Switzerland, Italy Sign Landmark Double Tax Protocol
Switzerland and Italy have signed a protocol to their double tax agreement (DTA) and a roadmap for tax cooperation – deals that the Swiss Government says will improve relations after years of controversy.
The DTA protocol was initialed on December 19, 2014, and signed on February 23, 2015, by Swiss Federal Councillor Eveline Widmer-Schlumpf and the Italian Finance Minister Pier Carlo Padoan.
The Protocol will add provisions to incorporate the Organisation for Economic Cooperation and Development (OECD) standard for the exchange of information upon request. Once it enters into force, the information exchange provisions will apply retrospectively from the signature date, in recognition of the fact that it could take up to two years for the protocol to be ratified by both sides.
A roadmap signed by the two ministers establishes that, in principle, financial institutions and their employees are not responsible for the tax offences of their clients. It stipulates that an agreement on cross-border commuters should be finalized by mid-2015, and that Italian taxpayers with an account in Switzerland should be able to take part in Italy’s voluntary disclosure program under the same conditions as those for disclosures concerning assets in Italy and other countries. Group information exchange requests will be permitted, and the roadmap also paves the way for Switzerland’s removal from Italy’s “black list.”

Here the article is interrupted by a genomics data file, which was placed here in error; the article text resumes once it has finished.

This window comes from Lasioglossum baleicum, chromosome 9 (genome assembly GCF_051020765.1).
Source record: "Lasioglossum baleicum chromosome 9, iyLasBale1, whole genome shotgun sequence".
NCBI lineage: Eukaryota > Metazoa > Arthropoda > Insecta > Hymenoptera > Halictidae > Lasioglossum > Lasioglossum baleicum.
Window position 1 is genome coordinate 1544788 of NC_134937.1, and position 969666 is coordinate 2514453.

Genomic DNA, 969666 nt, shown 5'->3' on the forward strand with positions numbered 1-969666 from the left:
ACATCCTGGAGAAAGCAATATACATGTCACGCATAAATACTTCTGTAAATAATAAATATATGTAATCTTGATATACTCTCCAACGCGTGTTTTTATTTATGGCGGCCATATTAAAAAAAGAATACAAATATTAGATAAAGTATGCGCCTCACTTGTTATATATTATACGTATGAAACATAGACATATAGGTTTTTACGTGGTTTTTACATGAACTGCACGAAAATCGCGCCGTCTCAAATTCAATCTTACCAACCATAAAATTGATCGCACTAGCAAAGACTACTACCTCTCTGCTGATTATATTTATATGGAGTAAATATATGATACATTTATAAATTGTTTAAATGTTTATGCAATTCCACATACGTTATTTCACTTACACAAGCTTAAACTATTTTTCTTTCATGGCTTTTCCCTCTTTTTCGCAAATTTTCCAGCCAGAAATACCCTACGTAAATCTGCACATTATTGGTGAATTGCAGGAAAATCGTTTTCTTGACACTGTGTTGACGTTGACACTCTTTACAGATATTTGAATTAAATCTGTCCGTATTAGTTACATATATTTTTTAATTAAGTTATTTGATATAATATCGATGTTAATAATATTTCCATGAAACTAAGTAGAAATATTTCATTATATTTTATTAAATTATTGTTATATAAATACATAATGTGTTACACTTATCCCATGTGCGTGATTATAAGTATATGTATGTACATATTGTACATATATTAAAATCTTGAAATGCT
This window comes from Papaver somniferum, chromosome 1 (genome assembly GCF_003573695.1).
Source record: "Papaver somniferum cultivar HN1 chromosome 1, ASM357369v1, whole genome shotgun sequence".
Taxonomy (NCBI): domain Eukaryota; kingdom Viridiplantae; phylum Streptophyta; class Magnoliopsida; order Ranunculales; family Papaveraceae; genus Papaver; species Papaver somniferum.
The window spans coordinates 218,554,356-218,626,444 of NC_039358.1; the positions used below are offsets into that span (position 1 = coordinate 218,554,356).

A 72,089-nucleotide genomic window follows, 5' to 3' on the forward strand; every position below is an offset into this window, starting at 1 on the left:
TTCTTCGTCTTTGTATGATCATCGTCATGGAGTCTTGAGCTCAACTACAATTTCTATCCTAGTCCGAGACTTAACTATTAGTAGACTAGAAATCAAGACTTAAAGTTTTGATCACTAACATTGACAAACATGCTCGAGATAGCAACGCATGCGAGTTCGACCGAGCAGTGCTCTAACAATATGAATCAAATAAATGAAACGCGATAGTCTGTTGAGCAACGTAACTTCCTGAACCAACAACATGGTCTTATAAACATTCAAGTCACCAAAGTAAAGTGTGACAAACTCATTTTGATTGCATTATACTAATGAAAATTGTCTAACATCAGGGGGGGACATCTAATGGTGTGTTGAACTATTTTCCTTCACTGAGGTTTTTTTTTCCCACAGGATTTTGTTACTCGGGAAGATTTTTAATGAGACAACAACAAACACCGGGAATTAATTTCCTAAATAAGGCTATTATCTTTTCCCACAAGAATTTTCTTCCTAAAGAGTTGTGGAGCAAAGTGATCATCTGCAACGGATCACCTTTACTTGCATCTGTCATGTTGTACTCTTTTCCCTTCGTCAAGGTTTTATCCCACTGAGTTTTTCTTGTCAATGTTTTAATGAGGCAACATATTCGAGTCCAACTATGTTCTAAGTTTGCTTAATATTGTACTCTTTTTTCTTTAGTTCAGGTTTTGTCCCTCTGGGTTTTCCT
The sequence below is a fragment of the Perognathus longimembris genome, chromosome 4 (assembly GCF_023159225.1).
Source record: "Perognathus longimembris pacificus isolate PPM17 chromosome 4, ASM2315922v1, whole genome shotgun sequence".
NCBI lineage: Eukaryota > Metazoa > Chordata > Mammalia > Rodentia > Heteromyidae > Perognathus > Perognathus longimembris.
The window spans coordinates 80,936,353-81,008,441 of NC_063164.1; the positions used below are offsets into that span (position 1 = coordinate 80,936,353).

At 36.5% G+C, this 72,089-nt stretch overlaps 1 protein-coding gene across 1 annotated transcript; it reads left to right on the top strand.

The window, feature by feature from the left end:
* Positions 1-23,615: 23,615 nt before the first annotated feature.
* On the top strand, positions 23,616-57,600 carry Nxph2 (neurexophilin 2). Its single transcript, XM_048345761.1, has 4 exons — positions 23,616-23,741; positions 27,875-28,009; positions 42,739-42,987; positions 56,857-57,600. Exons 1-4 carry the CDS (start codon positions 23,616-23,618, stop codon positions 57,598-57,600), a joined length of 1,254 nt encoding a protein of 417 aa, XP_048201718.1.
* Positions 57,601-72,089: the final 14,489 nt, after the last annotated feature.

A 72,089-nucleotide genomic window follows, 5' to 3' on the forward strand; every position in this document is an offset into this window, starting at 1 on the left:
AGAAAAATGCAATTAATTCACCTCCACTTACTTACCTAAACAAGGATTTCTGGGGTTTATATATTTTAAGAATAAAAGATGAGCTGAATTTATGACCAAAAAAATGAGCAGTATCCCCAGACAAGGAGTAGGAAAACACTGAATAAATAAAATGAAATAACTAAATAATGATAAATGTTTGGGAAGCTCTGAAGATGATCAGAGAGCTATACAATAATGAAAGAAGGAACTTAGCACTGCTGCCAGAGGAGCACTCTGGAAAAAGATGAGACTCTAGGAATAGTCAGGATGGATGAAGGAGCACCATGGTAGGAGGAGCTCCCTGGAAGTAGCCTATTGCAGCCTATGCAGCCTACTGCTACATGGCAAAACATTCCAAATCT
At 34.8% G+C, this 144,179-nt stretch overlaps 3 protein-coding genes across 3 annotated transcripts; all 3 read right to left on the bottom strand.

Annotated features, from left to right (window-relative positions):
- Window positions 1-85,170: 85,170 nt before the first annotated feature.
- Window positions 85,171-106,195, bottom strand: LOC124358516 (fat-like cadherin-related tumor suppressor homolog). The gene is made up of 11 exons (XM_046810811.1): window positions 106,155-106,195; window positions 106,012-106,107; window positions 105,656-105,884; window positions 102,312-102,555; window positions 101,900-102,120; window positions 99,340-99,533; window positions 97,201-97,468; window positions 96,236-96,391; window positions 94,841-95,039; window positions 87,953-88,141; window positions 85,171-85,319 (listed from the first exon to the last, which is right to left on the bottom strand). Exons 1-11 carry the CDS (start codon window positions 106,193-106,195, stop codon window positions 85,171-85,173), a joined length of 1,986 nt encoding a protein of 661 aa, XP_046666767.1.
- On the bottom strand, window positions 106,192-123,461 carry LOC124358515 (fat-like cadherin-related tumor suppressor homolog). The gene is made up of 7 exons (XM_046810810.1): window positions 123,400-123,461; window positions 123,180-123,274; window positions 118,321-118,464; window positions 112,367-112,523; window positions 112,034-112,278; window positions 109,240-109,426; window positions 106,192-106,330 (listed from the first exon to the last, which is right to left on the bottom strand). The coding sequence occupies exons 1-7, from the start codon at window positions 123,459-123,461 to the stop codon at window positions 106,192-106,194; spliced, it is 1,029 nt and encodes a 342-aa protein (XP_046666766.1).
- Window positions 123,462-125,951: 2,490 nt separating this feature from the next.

The Swiss Federal Council said that these initiatives lay “new foundations that will make it possible to strengthen cooperation, improve relations between the two countries, and develop bilateral economic relations in a constructive atmosphere.”
“The agreement will facilitate the processing of the Italian voluntary disclosure program recently adopted by Italy’s Parliament and will considerably increase legal certainty for Italian taxpayers who have an account in Switzerland. This will enable an orderly transition to the future automatic exchange of information in accordance with the OECD standard without massive outflows of capital. In this way, Switzerland’s financial center, and particularly Ticino’s financial center, will continue to enjoy good prospects,” the Council added.